The Hebrew Priestess: Ancient and New Visions of Jewish Women's Spiritual Leadership
by Jill Hammer & Taya Shere
It has been barely 40 years since rabbinical seminaries began ordaining women as rabbis. But women have played a role in Jewish religious leadership from the days of the Bible, and even before. Miriam the Prophetess and Deborah the Judge are just the two most prominent of these women, most of whose names are lost to history.
The Hebrew Priestess tells the stories of these women, often reading between the lines of the Bible and Talmud to rediscover the women that rabbinic editors tried to eras. It weaves together a careful examination of historical antecedents of these new priestesses, along with the personal experiences of women who embarked on this new path of Jewish priestesshood.
Ambitious, erudite, practical and deeply personal, The Hebrew Priestess offers a deep connection to Jewish history and to profound holy experiences today.
"The articulation of my dreams and longings." - Rabbi Shefa Gold
Siddur HaKohanot: A Hebrew Priestess Prayerbook
BY JILL HAMMER & TAYA SHERE
Siddur HaKohanot: A Hebrew Priestess Prayerbook is a Jewish prayerbook with a myriad of possibilities for connecting with the Source of Life, however you understand or experience Her. In Siddur HaKohanot, find creative and traditional Jewish rituals and prayers. Explore an earth-honoring, woman-honoring spirituality with deep roots in Jewish tradition. Siddur HaKohanot includes Shacharit, Mincha, Kabbalat Shabbat and Ma'arivah services that balance traditional liturgy and creative langague and readings.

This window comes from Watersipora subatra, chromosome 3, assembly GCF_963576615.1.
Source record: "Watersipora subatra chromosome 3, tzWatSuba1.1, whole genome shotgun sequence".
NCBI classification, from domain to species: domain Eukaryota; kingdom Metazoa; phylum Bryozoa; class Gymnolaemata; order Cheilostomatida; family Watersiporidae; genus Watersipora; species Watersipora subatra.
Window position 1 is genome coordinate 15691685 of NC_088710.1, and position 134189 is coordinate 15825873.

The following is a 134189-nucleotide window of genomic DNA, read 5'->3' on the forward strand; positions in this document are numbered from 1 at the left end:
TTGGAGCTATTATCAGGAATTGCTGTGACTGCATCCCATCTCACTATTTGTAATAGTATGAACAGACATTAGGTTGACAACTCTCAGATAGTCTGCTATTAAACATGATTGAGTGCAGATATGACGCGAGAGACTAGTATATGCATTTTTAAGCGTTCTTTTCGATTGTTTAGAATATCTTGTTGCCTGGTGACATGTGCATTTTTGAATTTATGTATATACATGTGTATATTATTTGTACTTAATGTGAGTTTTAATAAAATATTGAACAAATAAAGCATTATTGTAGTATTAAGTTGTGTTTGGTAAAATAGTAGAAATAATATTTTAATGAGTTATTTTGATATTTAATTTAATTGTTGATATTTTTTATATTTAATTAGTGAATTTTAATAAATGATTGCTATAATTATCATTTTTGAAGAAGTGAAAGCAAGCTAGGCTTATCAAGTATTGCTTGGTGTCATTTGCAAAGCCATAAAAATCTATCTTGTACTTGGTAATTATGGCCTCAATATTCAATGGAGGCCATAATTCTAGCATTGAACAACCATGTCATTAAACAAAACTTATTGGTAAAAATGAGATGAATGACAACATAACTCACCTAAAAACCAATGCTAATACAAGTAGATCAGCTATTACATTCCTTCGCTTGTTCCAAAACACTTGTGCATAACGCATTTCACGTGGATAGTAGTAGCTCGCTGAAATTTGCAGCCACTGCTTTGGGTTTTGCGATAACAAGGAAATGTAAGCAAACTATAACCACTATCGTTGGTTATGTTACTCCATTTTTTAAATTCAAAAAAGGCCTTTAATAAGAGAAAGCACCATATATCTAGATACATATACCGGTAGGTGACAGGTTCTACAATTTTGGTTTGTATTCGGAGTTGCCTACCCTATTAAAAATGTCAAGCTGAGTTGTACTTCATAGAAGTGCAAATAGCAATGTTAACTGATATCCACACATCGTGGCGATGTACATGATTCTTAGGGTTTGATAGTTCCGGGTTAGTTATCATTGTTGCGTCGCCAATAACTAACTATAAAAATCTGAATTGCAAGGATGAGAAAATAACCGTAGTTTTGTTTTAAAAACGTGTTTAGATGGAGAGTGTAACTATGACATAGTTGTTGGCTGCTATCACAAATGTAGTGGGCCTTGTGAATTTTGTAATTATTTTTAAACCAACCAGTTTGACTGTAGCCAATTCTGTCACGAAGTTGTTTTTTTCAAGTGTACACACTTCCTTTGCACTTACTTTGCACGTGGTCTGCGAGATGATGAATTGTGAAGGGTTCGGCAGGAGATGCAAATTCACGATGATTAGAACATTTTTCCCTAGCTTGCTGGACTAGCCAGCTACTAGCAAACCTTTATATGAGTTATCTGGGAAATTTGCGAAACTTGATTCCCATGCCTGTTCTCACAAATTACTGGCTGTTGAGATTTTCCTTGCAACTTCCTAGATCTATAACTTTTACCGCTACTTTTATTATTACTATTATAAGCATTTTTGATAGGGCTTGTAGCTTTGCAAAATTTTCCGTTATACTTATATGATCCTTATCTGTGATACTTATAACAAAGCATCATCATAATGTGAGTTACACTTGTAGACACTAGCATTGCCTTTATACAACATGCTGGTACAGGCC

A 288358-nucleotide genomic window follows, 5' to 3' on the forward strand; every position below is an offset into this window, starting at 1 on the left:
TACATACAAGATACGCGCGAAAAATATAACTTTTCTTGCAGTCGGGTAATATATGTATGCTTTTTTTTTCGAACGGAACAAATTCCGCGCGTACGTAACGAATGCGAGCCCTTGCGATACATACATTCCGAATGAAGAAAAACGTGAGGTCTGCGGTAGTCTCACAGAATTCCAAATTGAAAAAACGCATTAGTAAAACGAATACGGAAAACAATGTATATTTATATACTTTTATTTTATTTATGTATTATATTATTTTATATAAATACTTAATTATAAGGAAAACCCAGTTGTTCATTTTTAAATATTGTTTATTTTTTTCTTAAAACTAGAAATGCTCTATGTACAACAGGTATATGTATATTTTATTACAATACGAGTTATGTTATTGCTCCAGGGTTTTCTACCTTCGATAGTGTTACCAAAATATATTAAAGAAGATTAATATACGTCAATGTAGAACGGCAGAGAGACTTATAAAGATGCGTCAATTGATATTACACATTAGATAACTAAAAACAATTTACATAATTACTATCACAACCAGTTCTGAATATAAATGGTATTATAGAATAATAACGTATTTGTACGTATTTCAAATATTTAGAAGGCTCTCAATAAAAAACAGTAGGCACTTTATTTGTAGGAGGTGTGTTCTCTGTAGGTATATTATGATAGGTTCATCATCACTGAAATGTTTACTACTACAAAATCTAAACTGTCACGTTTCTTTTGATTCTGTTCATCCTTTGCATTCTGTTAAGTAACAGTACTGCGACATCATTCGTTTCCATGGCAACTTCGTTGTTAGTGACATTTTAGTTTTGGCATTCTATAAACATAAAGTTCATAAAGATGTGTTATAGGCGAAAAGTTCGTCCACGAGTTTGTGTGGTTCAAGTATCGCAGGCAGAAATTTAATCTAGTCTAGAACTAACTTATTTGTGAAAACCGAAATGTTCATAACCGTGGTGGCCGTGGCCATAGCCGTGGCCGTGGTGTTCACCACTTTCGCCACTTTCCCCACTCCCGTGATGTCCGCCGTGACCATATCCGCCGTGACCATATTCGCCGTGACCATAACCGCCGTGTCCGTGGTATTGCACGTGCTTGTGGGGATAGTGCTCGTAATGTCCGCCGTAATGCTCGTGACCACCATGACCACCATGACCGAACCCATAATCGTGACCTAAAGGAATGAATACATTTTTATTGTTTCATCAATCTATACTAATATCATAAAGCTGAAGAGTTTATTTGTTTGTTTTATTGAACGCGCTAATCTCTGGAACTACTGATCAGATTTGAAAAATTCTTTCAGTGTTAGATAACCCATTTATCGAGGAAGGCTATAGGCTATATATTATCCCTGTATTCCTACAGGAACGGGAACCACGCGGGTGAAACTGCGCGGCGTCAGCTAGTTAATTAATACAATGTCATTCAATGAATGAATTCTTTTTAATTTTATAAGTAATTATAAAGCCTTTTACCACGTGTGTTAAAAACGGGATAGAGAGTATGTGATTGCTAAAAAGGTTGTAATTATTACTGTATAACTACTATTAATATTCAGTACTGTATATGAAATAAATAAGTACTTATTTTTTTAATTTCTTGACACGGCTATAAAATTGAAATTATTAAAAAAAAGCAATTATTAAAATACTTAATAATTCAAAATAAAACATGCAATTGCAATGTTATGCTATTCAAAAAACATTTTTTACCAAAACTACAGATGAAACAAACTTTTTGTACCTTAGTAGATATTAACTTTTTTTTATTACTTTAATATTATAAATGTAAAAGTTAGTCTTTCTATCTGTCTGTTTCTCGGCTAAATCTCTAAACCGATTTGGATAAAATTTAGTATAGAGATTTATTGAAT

Siddur HaKohanot primarily uses feminine-gendered Hebrew God-language and person-language. Masculine and gender-neutral language also appears. Names for Goddess/God change throughout the siddur as the prayers unfold. This reflections devotion to the Shechinah in Her many guises, and a commitment to the paths through which She is embodies. The siddur also reflects a deep spiritual connection to the four elements / four worlds of Jewish tradition. While Siddur HaKohanot most obviously appeals to women on an earth-centered path, it is created for people of all genders who wish to honor the Divine feminine.
"To be radical is to cross boundaries, yet also be rooted. To be original is to be fresh and new, yet also to return to our origins. May this radically original siddur be a blessing in all the worlds, may it inspire our souls for generation after generation, may it be a fitting tribute to the Divine Feminine portion of the One." - Alicia Ostriker